Drug Possession Overview
Federal and state drug possession laws make it a crime to willfully possess illegal controlled substances such as marijuana, methamphetamine, cocaine, LSD, "club drugs," and heroin. These laws also criminalize the possession of "precursor" chemicals used in drug cultivation and manufacturing, as well as certain accessories related to drug use. However, what constitutes drug possession can vary according to the type of drug, the amount, and the geographic area where the offense took place.
The following drug possession overview covers the elements of a possession offense, how these laws are categorized, charges for paraphernalia, and other related matters.
Requirements to Prove Possession of Drugs
Possession of certain illicit drugs can violate both federal and state laws. While drug possession laws vary widely from state to state, the elements of the offense are generally the same, as prosecutors must be able to prove, beyond a reasonable doubt, that the defendant:
- Knew the drug in question was a controlled substance; and
- That he or she knowingly had possession of, or control over, the drug.
Possession also includes what is referred to as "constructive possession." This means that a defendant had access to an illegal drug even if it was not specifically on his or her person at the time of arrest. Under constructive possession, for example, charges may be filed against one or more individuals who have keys to a van filled with narcotics, assuming all other elements of the crime are met and no other defenses apply.
Categories of Drug Possession Laws
Drug possession laws generally fall into one of two main categories:
- Simple possession (for personal use); and
- Possession with intent to distribute.
The latter category typically carries stiffer penalties upon conviction, compared to simple possession, as the goal is to punish and deter drug dealers. To prove possession with intent to sell, prosecutors may present evidence such as digital scales, baggies, large quantities of the drug, large amounts of cash in small bills or testimony from witnesses.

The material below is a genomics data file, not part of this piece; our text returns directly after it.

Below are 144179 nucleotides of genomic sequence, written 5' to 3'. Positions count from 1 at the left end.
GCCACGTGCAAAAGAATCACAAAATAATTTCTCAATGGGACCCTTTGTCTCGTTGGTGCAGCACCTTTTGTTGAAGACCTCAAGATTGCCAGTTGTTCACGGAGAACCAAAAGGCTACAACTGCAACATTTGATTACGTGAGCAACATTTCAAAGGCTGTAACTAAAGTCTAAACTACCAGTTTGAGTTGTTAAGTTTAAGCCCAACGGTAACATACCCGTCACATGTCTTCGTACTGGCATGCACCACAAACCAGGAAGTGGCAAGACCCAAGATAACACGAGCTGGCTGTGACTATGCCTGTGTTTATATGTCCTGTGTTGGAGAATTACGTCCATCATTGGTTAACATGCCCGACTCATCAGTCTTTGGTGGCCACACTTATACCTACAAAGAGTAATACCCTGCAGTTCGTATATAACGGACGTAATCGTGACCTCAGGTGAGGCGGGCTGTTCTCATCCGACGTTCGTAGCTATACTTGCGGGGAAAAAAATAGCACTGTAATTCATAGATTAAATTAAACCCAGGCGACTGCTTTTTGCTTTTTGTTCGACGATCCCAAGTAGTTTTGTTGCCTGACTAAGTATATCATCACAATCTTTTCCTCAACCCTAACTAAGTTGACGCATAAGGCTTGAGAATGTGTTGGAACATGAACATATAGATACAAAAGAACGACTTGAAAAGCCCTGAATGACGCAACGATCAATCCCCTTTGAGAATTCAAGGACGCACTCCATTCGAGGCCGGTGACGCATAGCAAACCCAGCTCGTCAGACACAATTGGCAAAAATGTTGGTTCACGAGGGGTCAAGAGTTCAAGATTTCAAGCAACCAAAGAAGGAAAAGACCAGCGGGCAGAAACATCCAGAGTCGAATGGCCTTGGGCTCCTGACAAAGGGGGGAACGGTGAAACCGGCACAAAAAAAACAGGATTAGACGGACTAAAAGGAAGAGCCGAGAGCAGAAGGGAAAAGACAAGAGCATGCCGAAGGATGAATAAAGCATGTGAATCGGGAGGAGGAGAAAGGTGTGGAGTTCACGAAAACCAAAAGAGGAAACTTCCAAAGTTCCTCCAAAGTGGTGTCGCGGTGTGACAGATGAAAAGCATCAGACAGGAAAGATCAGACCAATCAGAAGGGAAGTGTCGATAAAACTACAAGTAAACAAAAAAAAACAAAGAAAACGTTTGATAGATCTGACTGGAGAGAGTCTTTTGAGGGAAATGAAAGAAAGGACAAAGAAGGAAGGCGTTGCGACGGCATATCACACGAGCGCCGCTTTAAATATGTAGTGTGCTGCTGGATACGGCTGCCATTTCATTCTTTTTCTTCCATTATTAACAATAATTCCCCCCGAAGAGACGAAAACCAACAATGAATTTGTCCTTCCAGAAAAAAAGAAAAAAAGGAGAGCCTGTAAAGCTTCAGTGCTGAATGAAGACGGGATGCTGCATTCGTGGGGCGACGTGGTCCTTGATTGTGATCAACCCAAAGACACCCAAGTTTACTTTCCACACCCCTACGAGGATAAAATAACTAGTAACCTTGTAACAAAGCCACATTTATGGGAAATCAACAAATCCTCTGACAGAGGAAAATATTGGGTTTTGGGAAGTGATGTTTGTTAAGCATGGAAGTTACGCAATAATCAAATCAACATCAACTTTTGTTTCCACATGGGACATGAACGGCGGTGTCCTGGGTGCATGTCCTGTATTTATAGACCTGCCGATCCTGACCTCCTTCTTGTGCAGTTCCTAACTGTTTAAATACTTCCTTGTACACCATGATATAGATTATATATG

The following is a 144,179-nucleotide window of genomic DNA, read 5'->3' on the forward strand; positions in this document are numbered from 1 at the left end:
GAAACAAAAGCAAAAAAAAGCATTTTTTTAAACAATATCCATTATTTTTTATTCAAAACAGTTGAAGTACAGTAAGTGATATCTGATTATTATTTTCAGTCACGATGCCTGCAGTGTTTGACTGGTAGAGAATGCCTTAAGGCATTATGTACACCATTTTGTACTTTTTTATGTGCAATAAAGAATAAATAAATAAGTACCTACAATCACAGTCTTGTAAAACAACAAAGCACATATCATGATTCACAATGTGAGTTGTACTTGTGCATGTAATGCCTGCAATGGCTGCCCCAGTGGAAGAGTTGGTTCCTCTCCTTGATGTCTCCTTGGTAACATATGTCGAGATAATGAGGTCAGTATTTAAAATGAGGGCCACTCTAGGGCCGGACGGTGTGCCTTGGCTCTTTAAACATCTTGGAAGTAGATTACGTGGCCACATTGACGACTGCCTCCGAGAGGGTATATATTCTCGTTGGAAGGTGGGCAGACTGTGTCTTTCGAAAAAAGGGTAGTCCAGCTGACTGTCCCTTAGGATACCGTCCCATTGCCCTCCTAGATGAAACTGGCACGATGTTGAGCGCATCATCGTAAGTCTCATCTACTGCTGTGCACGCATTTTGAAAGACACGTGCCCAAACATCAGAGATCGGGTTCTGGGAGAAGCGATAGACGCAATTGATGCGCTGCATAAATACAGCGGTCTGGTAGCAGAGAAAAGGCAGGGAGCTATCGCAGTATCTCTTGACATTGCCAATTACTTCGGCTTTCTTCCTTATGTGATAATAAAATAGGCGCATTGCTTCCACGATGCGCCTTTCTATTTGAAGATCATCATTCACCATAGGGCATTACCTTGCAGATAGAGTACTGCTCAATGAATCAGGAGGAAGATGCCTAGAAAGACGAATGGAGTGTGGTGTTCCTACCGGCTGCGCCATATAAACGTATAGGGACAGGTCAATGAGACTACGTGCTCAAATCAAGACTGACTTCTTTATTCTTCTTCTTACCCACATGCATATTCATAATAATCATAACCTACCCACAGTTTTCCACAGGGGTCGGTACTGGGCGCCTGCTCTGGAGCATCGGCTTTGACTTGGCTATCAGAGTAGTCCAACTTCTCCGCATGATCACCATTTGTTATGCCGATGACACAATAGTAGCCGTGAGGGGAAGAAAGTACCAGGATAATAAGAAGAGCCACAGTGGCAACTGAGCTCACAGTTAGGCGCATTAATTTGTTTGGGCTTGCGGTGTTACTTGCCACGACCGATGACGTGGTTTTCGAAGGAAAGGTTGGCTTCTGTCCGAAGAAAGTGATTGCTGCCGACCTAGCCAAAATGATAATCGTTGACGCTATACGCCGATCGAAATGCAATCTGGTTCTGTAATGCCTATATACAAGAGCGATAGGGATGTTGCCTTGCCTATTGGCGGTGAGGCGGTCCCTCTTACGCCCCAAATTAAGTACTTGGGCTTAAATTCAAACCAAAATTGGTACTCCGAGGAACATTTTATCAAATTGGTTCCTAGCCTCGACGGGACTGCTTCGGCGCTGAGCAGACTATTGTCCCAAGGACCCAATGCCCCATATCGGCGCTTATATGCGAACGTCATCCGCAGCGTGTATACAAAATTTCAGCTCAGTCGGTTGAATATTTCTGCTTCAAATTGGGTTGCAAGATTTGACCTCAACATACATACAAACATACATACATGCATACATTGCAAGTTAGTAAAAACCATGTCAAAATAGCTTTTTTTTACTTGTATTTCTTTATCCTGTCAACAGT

Also, some states have created separate categories of certain drugs, treating them separately. For example, some states have legalized possession of marijuana for medical or even recreational use, although it's still considered illegal under federal law. These laws are constantly changing, which is why it's important to understand the law in your area.
Drug Paraphernalia Included within Possession Crimes
Drug possession laws also prohibit paraphernalia such as syringes, crack pipes or bongs. The Federal Drug Paraphernalia Statute defines what constitutes drug paraphernalia but it usually hinges on a determination of "primary use." For example, a newly purchased water pipe may not be considered a marijuana bong unless it has drug residue or is sold explicitly as a marijuana bong.
Laws also exist to restrict the possession of certain chemicals or materials commonly used in the cultivation or manufacturing of drugs, such as the laboratory equipment used to make methamphetamine.
Get Legal Help with Your Drug Possession Questions
As you can see from the drug possession overview above, drug laws in general have been changing in some states and the conflict between federal and state laws can be confusing. If you want to learn more about drug possession laws, or if you need a strong advocate to protect your interests in court, you should contact an experienced drug crime lawyer in your area.